Asset division is one of the most difficult parts of divorce for many couples, especially those without children.
Understanding how assets can be divided in a divorce can help relieve any tensions that may exist about the process.
Defining community properties
The Business Professor delves into separate versus community properties. These are the two main categories that almost all assets will fall into during divorce: community and separate.
Community properties include assets that will get divided, while separate properties include assets that a person can typically keep to himself or herself without sharing with their spouse.
Community properties often involve anything that both members of the marriage purchased together, things purchased with a jointly owned bank account, and anything signed in the names of both parties.
Defining separate properties
Separate properties often include anything that a person owned before the marriage, gifts given directly to them, and inheritance they may have received.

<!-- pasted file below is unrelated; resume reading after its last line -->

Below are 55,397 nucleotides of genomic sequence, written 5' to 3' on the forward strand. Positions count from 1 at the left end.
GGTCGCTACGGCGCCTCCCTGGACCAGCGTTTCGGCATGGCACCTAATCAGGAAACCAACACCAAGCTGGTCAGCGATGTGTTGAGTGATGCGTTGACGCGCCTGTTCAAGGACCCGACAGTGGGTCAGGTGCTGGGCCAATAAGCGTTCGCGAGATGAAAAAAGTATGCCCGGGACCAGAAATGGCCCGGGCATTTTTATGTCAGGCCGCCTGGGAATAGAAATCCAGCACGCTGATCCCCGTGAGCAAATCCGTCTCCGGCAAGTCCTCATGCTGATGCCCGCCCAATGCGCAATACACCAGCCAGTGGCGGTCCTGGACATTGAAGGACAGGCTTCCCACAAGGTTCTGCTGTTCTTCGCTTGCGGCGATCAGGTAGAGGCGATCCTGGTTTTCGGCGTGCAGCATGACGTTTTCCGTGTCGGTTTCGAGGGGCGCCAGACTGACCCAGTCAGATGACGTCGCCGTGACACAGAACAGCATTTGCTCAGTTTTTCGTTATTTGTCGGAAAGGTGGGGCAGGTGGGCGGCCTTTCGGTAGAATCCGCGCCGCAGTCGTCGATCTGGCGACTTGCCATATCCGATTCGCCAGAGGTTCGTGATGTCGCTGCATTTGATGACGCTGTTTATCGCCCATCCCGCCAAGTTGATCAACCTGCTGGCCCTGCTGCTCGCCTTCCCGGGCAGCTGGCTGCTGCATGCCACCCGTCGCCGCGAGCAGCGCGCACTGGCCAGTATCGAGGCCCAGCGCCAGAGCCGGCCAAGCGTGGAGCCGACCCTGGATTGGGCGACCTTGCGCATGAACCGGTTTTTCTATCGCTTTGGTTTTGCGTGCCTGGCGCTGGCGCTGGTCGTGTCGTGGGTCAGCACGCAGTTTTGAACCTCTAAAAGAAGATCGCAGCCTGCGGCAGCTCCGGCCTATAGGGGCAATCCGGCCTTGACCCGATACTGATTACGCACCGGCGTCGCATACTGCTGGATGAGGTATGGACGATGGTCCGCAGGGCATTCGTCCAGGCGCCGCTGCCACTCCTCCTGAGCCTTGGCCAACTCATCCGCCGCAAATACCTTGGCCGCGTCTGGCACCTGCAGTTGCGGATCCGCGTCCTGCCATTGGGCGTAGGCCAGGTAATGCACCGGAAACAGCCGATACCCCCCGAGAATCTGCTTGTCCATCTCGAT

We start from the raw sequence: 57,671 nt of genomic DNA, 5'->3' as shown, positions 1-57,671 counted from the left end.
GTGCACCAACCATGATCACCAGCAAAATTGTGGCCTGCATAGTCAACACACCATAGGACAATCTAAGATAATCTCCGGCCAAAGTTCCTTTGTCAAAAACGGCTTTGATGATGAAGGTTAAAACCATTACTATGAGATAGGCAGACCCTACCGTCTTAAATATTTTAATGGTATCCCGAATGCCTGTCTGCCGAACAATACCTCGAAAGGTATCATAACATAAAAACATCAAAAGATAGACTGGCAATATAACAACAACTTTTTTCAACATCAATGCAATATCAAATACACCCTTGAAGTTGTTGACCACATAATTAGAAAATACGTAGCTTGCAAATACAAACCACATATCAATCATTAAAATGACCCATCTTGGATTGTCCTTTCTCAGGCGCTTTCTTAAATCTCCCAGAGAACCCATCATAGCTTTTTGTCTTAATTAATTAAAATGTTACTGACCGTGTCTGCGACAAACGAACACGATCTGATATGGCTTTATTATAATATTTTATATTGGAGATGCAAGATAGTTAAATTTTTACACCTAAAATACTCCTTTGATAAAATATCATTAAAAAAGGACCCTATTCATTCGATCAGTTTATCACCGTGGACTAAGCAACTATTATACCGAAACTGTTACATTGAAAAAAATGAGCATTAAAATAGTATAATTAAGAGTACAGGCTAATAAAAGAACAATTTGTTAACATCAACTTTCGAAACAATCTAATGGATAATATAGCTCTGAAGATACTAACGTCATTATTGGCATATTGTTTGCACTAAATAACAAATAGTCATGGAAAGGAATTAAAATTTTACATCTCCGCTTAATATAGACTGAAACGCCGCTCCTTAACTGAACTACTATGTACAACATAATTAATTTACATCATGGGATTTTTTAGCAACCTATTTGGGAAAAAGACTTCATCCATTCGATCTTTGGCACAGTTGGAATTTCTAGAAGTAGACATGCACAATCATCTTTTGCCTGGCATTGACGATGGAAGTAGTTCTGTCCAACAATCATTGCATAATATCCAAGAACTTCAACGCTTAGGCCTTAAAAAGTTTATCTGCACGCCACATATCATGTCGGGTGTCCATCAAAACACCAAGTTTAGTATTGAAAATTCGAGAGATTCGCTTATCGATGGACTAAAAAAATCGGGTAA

Please note, however, that some separate assets may become community assets depending on how the person stores and treats them. For example, a person cannot claim a house because they spent their inheritance money on it, as this house likely has both of the couple’s names on it, and their spouse may have contributed to the purchase.
These are guidelines, but the reality may actually have more complexities than a couple initially anticipates. This is why it is important to go through every asset with financial representation before discussing the division of said assets. After all, asset division looks different for every couple.